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(t)-caloric method 1039 Raquel Coelho Simões Mutations of simple-minded systems in Calabi–Yau categories generated by a spherical object 1065 Kevin Coulembier, Volodymyr Mazorchuk Some homological properties of categoryO. IV 1083 Maria Ferrer, Salvador Hernández, Dmitri Shakhmatov Subgroups of direct products closely approximated by direct sums 1125 Mário J. J. Branco, Gracinda M. S. Gomes, Pedro V. Silva Takahasi semigroups 1145 Yu Ito Integration of controlled rough paths via fractional calculus 1163 Yutian Lei Qualitative properties of positive solutions of quasilinear

nitride ceramics sintered with Al2O3 and Y2O3 sintering additives were crystallized at 1400 °C for 50 h. This crystallization should lead to the enhancement of the creep resistance of these materials. In contrary, the creep behavior of crystallized material was worse compared to those as sin- tered. The crystallized phases were mainly the Y2Si2O7 and Y2SiO5 phases. Transmission electron microscopy (TEM) analysis, shown in Fig. 6, revealed the presence of spherical objects containing Fe, Ti, and Cr. These elements were not detected in the original glassy-phase triple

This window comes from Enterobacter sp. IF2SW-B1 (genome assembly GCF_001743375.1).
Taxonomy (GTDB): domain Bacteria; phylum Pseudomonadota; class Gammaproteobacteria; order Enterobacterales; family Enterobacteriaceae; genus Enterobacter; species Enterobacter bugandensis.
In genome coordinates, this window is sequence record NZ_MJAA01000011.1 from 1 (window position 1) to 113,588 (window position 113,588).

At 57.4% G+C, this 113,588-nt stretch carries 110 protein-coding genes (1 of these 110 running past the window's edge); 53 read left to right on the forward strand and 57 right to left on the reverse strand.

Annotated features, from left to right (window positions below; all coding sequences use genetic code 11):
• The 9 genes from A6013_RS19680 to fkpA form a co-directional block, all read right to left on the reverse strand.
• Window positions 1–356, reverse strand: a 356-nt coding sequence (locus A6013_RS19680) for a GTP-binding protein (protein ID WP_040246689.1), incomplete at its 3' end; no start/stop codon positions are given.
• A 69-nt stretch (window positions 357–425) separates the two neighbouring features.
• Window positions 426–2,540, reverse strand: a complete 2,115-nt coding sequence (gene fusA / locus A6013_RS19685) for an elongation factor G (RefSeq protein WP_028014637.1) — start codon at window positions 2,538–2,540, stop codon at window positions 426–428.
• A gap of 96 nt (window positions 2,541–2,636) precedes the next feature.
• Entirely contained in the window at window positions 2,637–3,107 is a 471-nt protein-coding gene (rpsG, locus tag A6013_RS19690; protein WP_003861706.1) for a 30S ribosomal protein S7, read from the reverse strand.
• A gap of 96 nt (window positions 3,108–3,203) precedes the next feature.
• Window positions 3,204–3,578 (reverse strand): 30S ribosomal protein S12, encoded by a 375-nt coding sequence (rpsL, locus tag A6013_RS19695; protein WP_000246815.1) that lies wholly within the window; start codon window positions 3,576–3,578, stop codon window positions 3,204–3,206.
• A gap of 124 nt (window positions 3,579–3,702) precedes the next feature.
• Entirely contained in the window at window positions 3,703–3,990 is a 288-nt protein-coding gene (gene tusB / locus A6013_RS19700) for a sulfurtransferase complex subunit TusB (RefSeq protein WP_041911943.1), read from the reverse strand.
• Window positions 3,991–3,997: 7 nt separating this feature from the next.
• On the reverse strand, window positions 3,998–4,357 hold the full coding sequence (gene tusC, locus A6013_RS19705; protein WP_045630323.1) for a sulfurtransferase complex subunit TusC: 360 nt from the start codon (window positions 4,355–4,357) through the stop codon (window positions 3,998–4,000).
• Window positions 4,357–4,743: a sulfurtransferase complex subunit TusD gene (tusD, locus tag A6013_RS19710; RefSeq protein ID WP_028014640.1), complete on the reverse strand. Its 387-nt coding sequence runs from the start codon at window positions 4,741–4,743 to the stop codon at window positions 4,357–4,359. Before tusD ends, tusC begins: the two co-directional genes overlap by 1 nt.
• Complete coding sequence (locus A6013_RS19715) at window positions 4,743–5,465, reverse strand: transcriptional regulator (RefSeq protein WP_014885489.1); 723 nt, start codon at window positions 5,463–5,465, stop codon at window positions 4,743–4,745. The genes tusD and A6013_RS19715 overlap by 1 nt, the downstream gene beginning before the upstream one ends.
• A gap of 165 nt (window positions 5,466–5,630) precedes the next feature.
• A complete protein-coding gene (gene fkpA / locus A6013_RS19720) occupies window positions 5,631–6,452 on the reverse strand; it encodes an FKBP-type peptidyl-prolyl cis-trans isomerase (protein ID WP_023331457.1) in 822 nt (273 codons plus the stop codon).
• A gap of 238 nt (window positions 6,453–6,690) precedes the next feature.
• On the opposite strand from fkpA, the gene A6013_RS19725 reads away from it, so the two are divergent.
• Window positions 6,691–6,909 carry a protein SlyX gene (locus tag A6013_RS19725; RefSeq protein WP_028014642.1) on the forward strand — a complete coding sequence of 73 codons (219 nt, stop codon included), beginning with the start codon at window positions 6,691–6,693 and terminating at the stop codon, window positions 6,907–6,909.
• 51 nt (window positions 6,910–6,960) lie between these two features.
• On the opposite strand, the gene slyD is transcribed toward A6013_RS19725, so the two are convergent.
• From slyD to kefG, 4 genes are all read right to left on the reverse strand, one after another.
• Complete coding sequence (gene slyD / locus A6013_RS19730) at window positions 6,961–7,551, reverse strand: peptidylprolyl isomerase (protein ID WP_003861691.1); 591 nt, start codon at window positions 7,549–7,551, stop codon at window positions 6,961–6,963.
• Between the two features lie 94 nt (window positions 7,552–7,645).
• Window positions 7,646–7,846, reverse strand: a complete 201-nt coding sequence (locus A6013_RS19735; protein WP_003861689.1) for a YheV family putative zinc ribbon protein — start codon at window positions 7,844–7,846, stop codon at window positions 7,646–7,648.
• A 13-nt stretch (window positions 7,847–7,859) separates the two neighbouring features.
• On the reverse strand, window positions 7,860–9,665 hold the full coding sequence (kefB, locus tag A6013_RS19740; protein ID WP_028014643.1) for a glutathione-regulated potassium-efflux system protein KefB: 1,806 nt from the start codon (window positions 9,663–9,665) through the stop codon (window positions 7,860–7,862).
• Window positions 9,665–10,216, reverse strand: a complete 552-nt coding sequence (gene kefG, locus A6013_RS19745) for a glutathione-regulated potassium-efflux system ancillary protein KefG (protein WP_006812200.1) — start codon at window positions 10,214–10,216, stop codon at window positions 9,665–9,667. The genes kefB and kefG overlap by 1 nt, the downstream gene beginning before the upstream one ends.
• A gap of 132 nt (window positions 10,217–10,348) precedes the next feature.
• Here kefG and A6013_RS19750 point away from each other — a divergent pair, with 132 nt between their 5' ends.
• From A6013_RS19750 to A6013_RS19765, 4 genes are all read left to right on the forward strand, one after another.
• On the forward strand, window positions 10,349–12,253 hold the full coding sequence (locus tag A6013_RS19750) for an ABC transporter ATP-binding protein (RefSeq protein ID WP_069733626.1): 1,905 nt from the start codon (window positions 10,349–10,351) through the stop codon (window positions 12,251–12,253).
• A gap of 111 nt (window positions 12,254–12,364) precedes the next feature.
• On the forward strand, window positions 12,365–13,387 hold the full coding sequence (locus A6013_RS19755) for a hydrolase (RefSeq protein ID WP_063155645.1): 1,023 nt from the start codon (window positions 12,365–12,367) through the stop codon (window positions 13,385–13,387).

coordinates but rather the language of structural science while symmetry itself is the principal language of the crystallographer. Crystallography transcends the traditional disciplines and offers broad in- sights into the materials world. For example, H2, N2, C60 and a number of virus structures all crystallise in space group Pa3 or its non-centred sub-group P213. Why? Sim- ply because all consist of cubic-close-packed arrays of al- most spherical objects whose asphericity can be described in terms of the same irreducible representation. In a simi- lar vein, many diffuse